Chapter 5: military and naval operations on the coast of South Carolina.--military operations on the line of the Potomac River.
- Need of harbors for blockading vessels
-- gathering of a naval and military expedition in Hampton Roads, 115.
-- composition of the expedition
-- its departure, 116.
-- a terrible storm at sea
-- joy of the Confederates, 117.
-- the expedition off Beaufort Harbor
-- Confederate defenses there, 118.
-- Tatnall and his Mosquito fleet
-- plan of attack, 119.
-- battle of Port Royal entrance, 120.
-- capture of forts Walker and Beauregard at Port Royal entrance, 121.
-- Landing of National forces at Hilton head, 122.
-- the coast Island region of South Carolina abandoned to the National troops, 123.
-- flight of white inhabitants
-- capture of Beaufort, 124.
-- conquests on the coast of Georgia, 125.
-- care of the cotton on the coast Islands, 126.
-- movements against Port Royal Ferry
-- composition of the expedition, 127.
-- battle at Port Royal Ferry
-- attempt to close the Harbor of Charleston with sunken vessels filled with Rocks, 128.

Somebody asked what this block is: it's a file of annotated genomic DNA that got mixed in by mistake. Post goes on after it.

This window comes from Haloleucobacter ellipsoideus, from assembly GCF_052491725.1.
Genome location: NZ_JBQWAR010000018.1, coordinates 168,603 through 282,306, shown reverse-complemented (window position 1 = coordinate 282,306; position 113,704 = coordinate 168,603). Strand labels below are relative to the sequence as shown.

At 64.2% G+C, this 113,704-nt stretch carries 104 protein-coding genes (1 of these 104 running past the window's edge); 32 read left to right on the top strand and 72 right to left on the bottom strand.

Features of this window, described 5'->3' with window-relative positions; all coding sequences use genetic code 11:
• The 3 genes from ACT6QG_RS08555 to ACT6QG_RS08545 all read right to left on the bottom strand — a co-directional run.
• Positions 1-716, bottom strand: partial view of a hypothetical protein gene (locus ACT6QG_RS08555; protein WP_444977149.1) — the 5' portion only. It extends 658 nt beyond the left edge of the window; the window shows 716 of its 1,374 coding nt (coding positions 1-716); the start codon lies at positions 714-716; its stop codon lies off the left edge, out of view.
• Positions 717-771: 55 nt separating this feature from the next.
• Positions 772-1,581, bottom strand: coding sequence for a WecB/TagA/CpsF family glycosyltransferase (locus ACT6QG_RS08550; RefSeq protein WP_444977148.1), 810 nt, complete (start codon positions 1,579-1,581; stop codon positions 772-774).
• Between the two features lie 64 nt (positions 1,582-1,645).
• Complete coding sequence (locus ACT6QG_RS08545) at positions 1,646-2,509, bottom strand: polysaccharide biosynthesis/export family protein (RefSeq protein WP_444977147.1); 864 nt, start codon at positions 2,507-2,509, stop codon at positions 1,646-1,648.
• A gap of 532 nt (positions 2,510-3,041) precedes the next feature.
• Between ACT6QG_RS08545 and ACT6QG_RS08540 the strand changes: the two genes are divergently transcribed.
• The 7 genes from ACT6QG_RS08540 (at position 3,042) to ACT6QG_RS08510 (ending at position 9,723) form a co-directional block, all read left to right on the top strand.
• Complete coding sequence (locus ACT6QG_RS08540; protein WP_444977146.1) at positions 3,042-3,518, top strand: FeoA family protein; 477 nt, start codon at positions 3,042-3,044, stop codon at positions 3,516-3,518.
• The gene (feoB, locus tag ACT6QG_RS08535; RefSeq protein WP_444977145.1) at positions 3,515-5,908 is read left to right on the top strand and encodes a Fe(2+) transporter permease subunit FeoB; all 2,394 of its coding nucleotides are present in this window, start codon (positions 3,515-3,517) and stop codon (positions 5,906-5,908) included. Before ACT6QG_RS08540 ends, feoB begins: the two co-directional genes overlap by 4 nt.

-- failure of the attempt
-- McClellan and the Army of the Potomac, 129.
-- preparations for marching on Richmond
-- retirement of General Scott, 130.
-- organization and equipment of the Army of the Potomac
Princes on McClellan's staff, 131.
-- position of the Army of the Potomac
-- its Departments, 132.
-- hostile demonstrations, 133.
-- a land and naval expedition, down the Potomac planned
-- its failure
-- the Potomac blockade, 134.
-- reconnoissance near Washington City
-- Committee on the Conduct of the War, 135.
-- Confederates evacuate Munson's Hill--“Quaker guns,” 136.
-- expedition to Harper's Perry, 137.
-- capture of Harper's Ferry
-- the combatants along the Potomac, 138.
-- movements on the Potomac, 139.
-- invasion of Virginia, 140.
-- Senator E. D. Baker and his troops, 141.
-- battle of Ball's Bluff, 142.
-- a terrible scene on the River, 143.
-- disaster to the National arms, 144.
-- the honored dead